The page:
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A grim forecast for Illinois’ new fiscal year

Illinois Comptroller Susana Mendoza speaks to the media in the state Capitol on November 8, 2017.

(The Center Square) – Illinois Comptroller Susana Mendoza said that the COVID-19 shutdown this spring has had a significant impact on tax revenues that the state needs to operate.

The pandemic health crisis has also hit Illinois with several billion dollars in emergency expenses, she told the State Journal-Register.

Mark Glennon, executive editor of the state budget watchdog group Wirepoints, said Illinois budgets are typically in the hole for $1 billion to $2 billion. Because of the COVID-19 crisis, the deficit for the new fiscal year will be $6 billion to $8 billion, he said.

The first thing Illinois needs to do is to start to cut spending, Glennon said. Other states, including ones with Democratic governors, are laying off workers and cutting payroll as a result of COVID-19’s economic impact.

Illinois, on the other hand, awarded state workers a pay raise on July 1. The raises were negotiated before the pandemic and Gov. J.B. Pritzker has said they were necessary after some union employees went without a contract during former Gov. Bruce Rauner’s term.

“It is truly astonishing,” Glennon said.

In her interview with the State Journal-Register, Mendoza said that before the spring shutdown and quarantine, “Illinois was in relatively good shape, with a nominally balanced budget in place and revenues coming in greater than expected.”

Glennon disagreed. He said yearly losses from the state pension programs are not factored into the calculation. He said that before the COVID-19 crisis, losses from Illinois’ pension funds have been costing the state as much as $10 billion every year for a number of years now.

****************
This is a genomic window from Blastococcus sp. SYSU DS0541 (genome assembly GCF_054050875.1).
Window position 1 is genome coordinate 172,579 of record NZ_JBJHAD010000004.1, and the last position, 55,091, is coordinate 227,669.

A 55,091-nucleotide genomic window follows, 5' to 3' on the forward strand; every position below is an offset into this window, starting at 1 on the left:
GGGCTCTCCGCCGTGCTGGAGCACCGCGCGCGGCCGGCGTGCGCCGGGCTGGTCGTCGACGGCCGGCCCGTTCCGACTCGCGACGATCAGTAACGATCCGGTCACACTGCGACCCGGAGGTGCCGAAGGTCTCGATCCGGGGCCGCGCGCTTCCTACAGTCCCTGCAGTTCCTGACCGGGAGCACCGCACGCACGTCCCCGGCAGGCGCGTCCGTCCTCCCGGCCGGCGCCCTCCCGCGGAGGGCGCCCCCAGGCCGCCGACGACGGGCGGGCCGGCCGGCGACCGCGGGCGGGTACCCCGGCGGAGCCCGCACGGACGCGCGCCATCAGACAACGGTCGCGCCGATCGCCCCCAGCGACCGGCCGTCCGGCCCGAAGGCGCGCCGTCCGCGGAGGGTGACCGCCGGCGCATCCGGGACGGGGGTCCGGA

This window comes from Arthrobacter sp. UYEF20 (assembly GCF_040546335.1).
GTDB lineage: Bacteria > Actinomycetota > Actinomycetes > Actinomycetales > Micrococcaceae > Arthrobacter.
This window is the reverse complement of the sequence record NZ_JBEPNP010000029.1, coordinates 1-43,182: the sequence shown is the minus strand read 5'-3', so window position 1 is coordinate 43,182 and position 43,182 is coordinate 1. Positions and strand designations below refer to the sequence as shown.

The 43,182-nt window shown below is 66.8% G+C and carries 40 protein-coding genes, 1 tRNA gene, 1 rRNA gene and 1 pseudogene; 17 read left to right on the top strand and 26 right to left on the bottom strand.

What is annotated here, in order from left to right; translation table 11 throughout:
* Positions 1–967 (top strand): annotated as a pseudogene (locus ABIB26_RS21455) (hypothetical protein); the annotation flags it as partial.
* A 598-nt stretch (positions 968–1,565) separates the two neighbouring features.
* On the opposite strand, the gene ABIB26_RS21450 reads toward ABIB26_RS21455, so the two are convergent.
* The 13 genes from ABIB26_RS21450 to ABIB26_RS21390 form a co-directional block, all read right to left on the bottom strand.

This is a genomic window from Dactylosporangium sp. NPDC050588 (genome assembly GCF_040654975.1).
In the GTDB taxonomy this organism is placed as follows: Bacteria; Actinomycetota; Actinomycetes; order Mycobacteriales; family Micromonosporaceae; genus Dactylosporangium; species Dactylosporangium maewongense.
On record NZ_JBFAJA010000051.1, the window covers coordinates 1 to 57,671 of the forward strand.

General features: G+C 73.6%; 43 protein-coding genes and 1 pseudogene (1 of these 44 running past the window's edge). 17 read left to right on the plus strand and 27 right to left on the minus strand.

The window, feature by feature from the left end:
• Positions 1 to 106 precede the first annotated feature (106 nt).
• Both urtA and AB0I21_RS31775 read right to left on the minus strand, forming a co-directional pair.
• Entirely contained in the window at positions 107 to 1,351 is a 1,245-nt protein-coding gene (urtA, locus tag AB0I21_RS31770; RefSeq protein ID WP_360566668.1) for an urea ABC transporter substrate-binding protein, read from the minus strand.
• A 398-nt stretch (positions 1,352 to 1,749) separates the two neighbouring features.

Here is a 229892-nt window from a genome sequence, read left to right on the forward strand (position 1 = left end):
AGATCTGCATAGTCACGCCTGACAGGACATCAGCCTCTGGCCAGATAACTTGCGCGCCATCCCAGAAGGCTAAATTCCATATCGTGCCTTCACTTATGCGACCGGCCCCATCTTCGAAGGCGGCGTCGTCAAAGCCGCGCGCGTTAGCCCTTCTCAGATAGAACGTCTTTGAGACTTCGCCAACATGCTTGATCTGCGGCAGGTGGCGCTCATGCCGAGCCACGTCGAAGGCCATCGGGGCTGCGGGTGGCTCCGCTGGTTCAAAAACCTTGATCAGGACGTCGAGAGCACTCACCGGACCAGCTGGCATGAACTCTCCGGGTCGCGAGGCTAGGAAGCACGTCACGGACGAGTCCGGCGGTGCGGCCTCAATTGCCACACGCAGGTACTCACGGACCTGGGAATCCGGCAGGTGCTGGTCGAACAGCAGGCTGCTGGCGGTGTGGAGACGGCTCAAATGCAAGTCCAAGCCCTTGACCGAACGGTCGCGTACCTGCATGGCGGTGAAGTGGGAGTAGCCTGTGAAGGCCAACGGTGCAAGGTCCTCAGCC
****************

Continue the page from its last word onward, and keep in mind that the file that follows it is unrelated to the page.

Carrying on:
Glennon said that Illinois does not even make “tread-water” payments into the pension systems. He said the situation is “untenable.”

Wirepoints has been pushing for a constitutional amendment to the state constitution that would modify the pension protection clause to allow for reform in the Illinois pension programs.

“The lion’s share of our problems is pensions,” Glennon said.

Mendoza told the State Journal-Register that she hopes Congress will pass significant emergency funding in the form of “no strings attached” grants to help states make it through the COVID-19 crisis.

Glennon said Illinois needs to do its part, by making dramatic cuts in state and municipal spending. One option Glennon would like to see on the table is bankruptcy for poorly performing municipalities. Many other states, including California and Michigan, allow bankruptcy as an option for the “worst off” of municipalities. Illinois does not offer bankruptcy as an option for municipalities, Glennon said.

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